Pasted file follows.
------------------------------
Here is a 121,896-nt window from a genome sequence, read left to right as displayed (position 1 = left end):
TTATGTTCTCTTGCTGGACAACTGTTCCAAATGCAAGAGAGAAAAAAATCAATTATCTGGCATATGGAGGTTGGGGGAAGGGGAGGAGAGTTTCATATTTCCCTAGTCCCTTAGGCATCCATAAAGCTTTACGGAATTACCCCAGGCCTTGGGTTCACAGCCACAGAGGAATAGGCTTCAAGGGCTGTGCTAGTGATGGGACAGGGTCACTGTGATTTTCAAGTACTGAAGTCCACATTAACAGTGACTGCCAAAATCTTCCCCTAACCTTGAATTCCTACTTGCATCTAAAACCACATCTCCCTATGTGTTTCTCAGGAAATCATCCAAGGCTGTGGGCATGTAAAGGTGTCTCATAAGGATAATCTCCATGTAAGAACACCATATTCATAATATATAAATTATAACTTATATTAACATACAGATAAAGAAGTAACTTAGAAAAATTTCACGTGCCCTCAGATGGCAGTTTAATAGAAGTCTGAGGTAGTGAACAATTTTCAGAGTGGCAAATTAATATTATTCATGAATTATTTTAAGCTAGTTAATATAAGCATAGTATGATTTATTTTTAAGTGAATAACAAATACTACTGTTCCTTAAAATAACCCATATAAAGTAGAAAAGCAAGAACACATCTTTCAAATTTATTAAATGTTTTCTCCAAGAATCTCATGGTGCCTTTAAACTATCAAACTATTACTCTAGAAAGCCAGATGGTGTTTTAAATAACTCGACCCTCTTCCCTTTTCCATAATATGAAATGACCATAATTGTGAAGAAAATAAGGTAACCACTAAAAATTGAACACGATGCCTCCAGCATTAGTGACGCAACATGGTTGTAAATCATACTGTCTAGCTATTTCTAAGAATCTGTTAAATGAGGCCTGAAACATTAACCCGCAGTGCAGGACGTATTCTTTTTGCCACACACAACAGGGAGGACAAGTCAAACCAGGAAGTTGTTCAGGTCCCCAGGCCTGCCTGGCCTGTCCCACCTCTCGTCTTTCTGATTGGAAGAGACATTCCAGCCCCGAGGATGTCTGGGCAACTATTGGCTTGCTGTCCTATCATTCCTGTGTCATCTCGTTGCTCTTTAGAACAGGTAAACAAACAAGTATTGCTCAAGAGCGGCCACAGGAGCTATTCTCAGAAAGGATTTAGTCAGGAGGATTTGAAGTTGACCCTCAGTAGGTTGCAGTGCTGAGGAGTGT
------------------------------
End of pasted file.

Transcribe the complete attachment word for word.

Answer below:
Here is a 121,896-nt window from a genome sequence, read left to right as displayed (position 1 = left end):
TTATGTTCTCTTGCTGGACAACTGTTCCAAATGCAAGAGAGAAAAAAATCAATTATCTGGCATATGGAGGTTGGGGGAAGGGGAGGAGAGTTTCATATTTCCCTAGTCCCTTAGGCATCCATAAAGCTTTACGGAATTACCCCAGGCCTTGGGTTCACAGCCACAGAGGAATAGGCTTCAAGGGCTGTGCTAGTGATGGGACAGGGTCACTGTGATTTTCAAGTACTGAAGTCCACATTAACAGTGACTGCCAAAATCTTCCCCTAACCTTGAATTCCTACTTGCATCTAAAACCACATCTCCCTATGTGTTTCTCAGGAAATCATCCAAGGCTGTGGGCATGTAAAGGTGTCTCATAAGGATAATCTCCATGTAAGAACACCATATTCATAATATATAAATTATAACTTATATTAACATACAGATAAAGAAGTAACTTAGAAAAATTTCACGTGCCCTCAGATGGCAGTTTAATAGAAGTCTGAGGTAGTGAACAATTTTCAGAGTGGCAAATTAATATTATTCATGAATTATTTTAAGCTAGTTAATATAAGCATAGTATGATTTATTTTTAAGTGAATAACAAATACTACTGTTCCTTAAAATAACCCATATAAAGTAGAAAAGCAAGAACACATCTTTCAAATTTATTAAATGTTTTCTCCAAGAATCTCATGGTGCCTTTAAACTATCAAACTATTACTCTAGAAAGCCAGATGGTGTTTTAAATAACTCGACCCTCTTCCCTTTTCCATAATATGAAATGACCATAATTGTGAAGAAAATAAGGTAACCACTAAAAATTGAACACGATGCCTCCAGCATTAGTGACGCAACATGGTTGTAAATCATACTGTCTAGCTATTTCTAAGAATCTGTTAAATGAGGCCTGAAACATTAACCCGCAGTGCAGGACGTATTCTTTTTGCCACACACAACAGGGAGGACAAGTCAAACCAGGAAGTTGTTCAGGTCCCCAGGCCTGCCTGGCCTGTCCCACCTCTCGTCTTTCTGATTGGAAGAGACATTCCAGCCCCGAGGATGTCTGGGCAACTATTGGCTTGCTGTCCTATCATTCCTGTGTCATCTCGTTGCTCTTTAGAACAGGTAAACAAACAAGTATTGCTCAAGAGCGGCCACAGGAGCTATTCTCAGAAAGGATTTAGTCAGGAGGATTTGAAGTTGACCCTCAGTAGGTTGCAGTGCTGAGGAGTGT